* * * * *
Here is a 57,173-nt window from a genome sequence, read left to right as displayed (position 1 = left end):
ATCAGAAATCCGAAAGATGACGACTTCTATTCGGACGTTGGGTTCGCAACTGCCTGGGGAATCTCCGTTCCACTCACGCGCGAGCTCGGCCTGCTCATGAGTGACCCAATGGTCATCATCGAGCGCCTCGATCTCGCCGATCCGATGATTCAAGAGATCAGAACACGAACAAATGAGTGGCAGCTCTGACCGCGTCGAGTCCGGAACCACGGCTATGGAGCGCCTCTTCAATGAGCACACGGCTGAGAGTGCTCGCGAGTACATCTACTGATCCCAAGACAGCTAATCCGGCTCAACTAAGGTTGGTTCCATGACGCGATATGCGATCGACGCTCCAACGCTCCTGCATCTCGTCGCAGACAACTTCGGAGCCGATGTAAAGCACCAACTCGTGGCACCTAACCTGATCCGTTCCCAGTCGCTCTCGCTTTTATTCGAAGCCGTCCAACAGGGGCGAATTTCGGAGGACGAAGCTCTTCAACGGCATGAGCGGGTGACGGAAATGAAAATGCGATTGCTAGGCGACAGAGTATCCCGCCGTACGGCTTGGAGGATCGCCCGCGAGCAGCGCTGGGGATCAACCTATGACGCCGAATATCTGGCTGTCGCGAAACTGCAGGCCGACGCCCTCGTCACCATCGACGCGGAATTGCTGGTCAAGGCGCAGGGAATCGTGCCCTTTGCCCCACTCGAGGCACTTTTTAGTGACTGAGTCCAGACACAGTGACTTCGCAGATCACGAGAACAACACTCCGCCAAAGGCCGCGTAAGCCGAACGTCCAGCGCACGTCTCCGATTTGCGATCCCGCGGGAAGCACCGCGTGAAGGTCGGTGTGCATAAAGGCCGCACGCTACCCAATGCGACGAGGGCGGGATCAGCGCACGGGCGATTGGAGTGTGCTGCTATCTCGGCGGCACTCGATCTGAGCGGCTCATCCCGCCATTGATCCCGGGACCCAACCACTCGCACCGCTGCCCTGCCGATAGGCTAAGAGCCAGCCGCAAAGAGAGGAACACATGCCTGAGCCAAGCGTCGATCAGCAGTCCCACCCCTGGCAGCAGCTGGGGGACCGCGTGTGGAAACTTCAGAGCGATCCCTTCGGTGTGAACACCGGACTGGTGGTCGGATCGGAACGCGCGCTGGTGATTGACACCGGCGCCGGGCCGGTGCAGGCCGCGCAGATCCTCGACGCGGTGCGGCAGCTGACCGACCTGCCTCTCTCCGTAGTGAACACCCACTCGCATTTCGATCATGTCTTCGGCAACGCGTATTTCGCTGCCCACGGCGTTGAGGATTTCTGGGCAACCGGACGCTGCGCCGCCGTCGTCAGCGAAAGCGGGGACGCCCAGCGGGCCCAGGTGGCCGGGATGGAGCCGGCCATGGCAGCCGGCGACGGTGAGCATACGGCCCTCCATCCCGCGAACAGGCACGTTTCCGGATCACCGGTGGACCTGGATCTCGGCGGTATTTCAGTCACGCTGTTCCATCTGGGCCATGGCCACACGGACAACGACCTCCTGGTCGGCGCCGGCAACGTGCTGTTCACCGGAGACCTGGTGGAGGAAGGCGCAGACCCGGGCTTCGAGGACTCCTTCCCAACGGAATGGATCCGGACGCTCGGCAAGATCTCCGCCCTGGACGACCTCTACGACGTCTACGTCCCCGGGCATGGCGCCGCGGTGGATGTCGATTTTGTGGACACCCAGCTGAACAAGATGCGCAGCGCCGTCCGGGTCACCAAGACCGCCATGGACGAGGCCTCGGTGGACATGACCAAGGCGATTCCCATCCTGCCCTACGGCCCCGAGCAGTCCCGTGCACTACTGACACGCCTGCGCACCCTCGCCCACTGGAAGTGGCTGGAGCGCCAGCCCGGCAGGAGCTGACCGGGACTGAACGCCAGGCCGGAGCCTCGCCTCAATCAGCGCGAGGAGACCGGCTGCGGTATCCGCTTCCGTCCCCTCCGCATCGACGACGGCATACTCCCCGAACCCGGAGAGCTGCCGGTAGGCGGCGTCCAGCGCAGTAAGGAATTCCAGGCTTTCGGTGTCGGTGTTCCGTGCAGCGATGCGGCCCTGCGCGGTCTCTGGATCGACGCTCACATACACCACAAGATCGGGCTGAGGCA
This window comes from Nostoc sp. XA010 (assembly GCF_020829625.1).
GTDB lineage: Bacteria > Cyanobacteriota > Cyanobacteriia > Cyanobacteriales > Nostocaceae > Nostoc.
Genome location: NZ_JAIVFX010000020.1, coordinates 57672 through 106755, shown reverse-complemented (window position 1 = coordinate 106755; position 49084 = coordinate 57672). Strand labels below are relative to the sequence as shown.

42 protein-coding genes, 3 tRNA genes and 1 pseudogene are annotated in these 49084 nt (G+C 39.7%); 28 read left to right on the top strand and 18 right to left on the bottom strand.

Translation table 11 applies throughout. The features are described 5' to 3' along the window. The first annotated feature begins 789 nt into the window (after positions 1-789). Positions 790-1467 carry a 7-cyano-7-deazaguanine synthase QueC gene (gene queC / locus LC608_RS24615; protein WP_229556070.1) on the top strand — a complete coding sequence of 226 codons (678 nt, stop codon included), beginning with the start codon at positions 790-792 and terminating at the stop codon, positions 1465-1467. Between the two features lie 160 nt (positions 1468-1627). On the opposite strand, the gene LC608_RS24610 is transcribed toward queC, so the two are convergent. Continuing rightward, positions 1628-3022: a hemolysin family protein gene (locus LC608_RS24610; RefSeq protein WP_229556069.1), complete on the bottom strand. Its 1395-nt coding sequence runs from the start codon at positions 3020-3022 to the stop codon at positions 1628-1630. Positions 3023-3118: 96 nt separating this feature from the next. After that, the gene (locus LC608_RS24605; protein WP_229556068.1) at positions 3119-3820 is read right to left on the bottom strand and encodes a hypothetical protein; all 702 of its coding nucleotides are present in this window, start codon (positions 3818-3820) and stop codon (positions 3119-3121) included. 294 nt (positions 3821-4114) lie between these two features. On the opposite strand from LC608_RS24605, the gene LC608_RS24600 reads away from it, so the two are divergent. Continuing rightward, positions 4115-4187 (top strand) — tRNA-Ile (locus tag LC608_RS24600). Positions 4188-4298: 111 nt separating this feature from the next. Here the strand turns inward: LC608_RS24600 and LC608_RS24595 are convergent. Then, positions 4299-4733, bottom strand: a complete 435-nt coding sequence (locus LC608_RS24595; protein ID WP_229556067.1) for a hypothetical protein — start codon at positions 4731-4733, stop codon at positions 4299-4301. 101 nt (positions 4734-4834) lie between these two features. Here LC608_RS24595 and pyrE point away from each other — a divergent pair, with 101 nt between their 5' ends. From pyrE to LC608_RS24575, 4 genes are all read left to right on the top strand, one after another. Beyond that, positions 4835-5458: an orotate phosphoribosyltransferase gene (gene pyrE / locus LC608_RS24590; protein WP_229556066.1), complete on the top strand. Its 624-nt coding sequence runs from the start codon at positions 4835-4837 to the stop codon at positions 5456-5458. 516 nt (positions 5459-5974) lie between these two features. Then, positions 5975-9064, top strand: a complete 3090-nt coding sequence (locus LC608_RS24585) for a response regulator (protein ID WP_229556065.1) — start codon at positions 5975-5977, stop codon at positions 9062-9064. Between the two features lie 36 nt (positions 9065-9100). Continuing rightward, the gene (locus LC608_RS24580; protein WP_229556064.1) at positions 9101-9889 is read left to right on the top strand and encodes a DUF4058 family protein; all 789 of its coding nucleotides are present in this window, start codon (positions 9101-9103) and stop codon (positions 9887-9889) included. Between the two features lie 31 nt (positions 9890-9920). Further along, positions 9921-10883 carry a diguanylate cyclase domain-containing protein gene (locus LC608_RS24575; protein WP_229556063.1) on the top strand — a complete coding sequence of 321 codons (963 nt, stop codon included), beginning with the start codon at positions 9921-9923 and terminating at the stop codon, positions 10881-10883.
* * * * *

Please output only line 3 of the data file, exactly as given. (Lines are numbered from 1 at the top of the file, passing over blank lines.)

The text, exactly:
This window comes from Nostoc sp. XA010 (assembly GCF_020829625.1).